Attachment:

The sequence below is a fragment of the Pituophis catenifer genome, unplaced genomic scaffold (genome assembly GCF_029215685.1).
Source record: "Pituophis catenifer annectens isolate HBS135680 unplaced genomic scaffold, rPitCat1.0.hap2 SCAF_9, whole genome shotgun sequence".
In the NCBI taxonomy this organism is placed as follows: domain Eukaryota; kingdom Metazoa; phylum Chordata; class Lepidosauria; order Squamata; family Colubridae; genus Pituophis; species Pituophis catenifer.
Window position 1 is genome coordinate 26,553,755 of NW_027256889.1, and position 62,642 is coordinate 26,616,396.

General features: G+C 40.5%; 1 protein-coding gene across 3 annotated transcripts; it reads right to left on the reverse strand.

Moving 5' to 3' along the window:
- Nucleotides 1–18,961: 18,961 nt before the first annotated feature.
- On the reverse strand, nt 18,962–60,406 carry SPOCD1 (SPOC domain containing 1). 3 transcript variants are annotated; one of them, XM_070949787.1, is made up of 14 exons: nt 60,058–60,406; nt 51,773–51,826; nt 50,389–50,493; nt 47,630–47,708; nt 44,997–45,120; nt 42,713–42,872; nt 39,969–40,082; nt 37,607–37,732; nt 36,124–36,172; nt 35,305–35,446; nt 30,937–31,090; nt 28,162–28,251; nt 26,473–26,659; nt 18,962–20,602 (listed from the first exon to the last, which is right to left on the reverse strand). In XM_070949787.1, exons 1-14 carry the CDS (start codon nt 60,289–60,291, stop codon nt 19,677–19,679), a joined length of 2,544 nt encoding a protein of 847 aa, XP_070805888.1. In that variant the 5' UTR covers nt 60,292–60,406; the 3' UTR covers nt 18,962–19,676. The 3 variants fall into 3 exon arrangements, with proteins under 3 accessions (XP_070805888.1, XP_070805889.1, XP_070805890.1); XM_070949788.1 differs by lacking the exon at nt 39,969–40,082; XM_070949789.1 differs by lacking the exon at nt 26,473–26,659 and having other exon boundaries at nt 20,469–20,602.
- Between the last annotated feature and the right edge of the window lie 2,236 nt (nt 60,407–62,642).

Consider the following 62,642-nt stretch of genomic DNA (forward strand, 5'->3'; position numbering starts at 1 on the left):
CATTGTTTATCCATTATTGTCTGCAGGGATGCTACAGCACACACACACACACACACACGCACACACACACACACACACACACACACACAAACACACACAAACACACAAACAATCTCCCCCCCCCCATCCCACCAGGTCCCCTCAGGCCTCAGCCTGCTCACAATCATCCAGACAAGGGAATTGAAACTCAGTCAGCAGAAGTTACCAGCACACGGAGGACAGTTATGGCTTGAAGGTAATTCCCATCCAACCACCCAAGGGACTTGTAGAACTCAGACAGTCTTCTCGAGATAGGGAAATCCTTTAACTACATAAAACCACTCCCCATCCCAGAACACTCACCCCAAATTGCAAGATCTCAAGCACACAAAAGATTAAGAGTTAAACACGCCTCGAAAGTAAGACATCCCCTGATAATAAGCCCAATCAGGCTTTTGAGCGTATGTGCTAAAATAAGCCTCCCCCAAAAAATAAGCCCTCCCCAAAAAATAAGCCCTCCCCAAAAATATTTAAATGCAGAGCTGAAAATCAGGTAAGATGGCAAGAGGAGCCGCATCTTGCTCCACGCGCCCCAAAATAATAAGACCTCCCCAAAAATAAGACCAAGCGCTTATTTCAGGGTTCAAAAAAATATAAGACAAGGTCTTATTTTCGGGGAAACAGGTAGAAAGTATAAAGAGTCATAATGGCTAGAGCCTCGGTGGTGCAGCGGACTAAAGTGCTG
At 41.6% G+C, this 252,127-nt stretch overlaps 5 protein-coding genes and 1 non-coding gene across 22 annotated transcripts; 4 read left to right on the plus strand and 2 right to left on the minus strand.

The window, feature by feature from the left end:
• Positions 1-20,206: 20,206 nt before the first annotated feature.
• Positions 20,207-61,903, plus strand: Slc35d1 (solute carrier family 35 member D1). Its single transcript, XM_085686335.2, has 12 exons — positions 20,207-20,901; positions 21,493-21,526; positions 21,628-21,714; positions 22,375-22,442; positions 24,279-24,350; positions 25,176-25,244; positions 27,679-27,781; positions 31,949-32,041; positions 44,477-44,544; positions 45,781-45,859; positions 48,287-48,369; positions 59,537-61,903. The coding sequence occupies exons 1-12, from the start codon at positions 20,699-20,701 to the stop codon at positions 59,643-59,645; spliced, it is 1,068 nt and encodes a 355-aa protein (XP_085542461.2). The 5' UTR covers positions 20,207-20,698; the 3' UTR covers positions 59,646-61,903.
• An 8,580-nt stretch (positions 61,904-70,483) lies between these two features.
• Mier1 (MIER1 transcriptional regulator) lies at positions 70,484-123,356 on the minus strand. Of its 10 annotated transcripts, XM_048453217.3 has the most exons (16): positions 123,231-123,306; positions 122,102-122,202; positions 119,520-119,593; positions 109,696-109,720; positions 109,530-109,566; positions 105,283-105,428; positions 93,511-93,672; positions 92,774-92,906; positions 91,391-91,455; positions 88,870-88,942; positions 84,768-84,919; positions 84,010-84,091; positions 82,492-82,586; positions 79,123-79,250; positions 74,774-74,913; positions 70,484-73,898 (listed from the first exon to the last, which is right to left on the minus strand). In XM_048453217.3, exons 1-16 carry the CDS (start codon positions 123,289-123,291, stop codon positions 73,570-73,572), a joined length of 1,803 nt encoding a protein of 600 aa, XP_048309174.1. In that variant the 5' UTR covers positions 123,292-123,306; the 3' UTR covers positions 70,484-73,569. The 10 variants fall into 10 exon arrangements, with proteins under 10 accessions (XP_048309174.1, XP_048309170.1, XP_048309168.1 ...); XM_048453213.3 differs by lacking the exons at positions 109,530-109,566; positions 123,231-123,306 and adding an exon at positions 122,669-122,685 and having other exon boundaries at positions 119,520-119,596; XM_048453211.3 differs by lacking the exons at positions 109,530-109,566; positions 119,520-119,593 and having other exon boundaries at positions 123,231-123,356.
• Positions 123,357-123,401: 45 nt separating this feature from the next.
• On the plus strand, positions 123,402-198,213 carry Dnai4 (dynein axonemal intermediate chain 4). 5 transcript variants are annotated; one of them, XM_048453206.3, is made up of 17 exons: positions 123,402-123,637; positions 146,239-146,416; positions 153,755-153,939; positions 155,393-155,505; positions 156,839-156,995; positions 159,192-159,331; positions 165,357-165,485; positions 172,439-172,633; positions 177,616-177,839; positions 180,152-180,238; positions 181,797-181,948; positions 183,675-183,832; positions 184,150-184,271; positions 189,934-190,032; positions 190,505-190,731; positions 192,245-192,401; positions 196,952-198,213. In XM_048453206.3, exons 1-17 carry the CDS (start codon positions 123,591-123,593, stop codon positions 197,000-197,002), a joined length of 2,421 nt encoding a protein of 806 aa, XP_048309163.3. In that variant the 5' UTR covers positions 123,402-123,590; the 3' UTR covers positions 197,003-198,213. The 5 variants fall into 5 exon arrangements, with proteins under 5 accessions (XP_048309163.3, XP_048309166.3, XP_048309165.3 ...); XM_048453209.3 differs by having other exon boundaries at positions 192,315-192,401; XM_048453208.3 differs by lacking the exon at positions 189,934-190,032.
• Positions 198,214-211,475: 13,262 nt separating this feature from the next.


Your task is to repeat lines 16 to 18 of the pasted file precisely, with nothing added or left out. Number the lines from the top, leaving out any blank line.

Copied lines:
• An 8,580-nt stretch (positions 61,904-70,483) lies between these two features.
• Mier1 (MIER1 transcriptional regulator) lies at positions 70,484-123,356 on the minus strand. Of its 10 annotated transcripts, XM_048453217.3 has the most exons (16): positions 123,231-123,306; positions 122,102-122,202; positions 119,520-119,593; positions 109,696-109,720; positions 109,530-109,566; positions 105,283-105,428; positions 93,511-93,672; positions 92,774-92,906; positions 91,391-91,455; positions 88,870-88,942; positions 84,768-84,919; positions 84,010-84,091; positions 82,492-82,586; positions 79,123-79,250; positions 74,774-74,913; positions 70,484-73,898 (listed from the first exon to the last, which is right to left on the minus strand). In XM_048453217.3, exons 1-16 carry the CDS (start codon positions 123,289-123,291, stop codon positions 73,570-73,572), a joined length of 1,803 nt encoding a protein of 600 aa, XP_048309174.1. In that variant the 5' UTR covers positions 123,292-123,306; the 3' UTR covers positions 70,484-73,569. The 10 variants fall into 10 exon arrangements, with proteins under 10 accessions (XP_048309174.1, XP_048309170.1, XP_048309168.1 ...); XM_048453213.3 differs by lacking the exons at positions 109,530-109,566; positions 123,231-123,306 and adding an exon at positions 122,669-122,685 and having other exon boundaries at positions 119,520-119,596; XM_048453211.3 differs by lacking the exons at positions 109,530-109,566; positions 119,520-119,593 and having other exon boundaries at positions 123,231-123,356.
• Positions 123,357-123,401: 45 nt separating this feature from the next.